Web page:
Bryn Coed Preserve
In 2017, Natural Lands protected a 1,505-acre mosaic of forest and farmland known as Bryn Coed—which means “wooded hill” in Welsh. In doing so, we saved one of the largest remaining unprotected swaths of land in the greater Philadelphia region from becoming a housing development.
The preserve includes a Pennsylvania Champion white oak, the headwaters of the Pickering Creek, and several Bald Eagle nesting spots. Miles of hiking trails meander past 19th century stone farmhouses, historical ruins, and other remnants of the land’s agricultural past.
Please note: a portion of the trails traverse private property. Please respect the owners’ privacy and stay on the trails.
In 1964, brothers Richard, Daniel, and William Dietrich began acquiring adjoining farms in rural Chester Springs, Chester County. They’d noted with consternation increasing encroachment of development and wanted to protect what they could of this bucolic valley.
The Dietrichs decided to keep the land in agriculture. In the 1970s, they constructed a state-of-the-art dairy that featured 500 individual, automated milking stalls. Machinery pumped fresh milk through a pre-cooler and then into a 10,000-gallon stainless steel tank, where it was stored until it was picked up by a refrigerated truck. The herd of 1,000 Holsteins—fed on corn and alfalfa from Bryn Coed’s fields—won many ribbons at state and local farm shows.
But by 1984, with slim profit margins for milk, the Dietrichs sold off the herd and shut down the dairy.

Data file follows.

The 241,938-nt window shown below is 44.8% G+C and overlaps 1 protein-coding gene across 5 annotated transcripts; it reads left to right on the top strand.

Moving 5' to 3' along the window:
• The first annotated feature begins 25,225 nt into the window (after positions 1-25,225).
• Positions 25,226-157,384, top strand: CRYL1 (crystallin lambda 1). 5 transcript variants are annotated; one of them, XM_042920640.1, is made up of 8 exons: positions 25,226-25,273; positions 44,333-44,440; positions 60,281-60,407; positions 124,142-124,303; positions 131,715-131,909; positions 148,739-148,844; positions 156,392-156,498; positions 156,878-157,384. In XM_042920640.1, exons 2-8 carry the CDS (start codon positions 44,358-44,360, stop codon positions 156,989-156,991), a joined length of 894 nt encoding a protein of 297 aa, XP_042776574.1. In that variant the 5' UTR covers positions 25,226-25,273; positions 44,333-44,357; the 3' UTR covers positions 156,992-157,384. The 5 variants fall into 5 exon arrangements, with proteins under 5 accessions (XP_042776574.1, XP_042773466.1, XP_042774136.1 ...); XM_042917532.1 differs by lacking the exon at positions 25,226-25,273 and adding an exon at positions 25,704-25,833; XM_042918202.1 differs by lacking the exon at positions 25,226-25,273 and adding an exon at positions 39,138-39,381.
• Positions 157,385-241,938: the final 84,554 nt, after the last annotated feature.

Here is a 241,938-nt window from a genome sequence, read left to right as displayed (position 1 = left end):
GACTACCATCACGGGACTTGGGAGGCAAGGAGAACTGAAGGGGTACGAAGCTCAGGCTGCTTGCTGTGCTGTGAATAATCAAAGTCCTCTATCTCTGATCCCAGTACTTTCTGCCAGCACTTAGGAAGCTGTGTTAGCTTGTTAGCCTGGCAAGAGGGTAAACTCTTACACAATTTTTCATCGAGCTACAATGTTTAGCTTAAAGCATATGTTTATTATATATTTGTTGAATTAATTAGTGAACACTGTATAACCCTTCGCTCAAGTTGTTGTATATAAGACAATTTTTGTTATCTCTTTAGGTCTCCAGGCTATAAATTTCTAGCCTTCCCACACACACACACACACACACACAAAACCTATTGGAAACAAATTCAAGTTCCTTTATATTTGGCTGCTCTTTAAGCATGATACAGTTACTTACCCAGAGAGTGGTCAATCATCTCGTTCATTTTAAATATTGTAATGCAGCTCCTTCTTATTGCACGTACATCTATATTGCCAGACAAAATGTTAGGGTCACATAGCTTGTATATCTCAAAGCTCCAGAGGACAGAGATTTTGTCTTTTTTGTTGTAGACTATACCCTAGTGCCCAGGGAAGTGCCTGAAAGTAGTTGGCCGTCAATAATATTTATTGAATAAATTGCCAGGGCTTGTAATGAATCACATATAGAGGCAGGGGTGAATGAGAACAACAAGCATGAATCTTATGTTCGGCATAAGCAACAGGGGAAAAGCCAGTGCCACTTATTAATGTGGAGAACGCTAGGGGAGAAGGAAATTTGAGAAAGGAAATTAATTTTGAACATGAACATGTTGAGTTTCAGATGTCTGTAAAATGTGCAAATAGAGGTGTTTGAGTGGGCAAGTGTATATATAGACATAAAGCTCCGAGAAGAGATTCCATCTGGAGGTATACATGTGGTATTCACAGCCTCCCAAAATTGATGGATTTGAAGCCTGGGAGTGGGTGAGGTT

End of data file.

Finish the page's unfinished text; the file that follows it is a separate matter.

After the millennium, the brothers—now into their late 50s—began to look for a way to divest themselves of the expansive property. Development pressures were increasing as Chester County’s population soared. Several proposals—some to develop the land and some to conserve it—were explored but never came to fruition.
When Natural Lands approached the Dietrich family in 2012 to offer a plan to permanently protect Bryn Coed, the stars seemed to align. Retaining all 1,505 acres of such a vast and valuable property simply wasn’t feasible, so Natural Lands devised a plan through which we retained about a third of the land as a nature preserve, and sold the rest to private buyers with conservation easements in place. The result is a large Natural Lands nature preserve and publicly accessible trail system surrounded by a unique conservation community.
Generosity from public partners at the state, county, and municipal levels; the William Penn Foundation; and more than 650 households from the Chester Springs area and beyond combined to make Bryn Coed Preserve possible.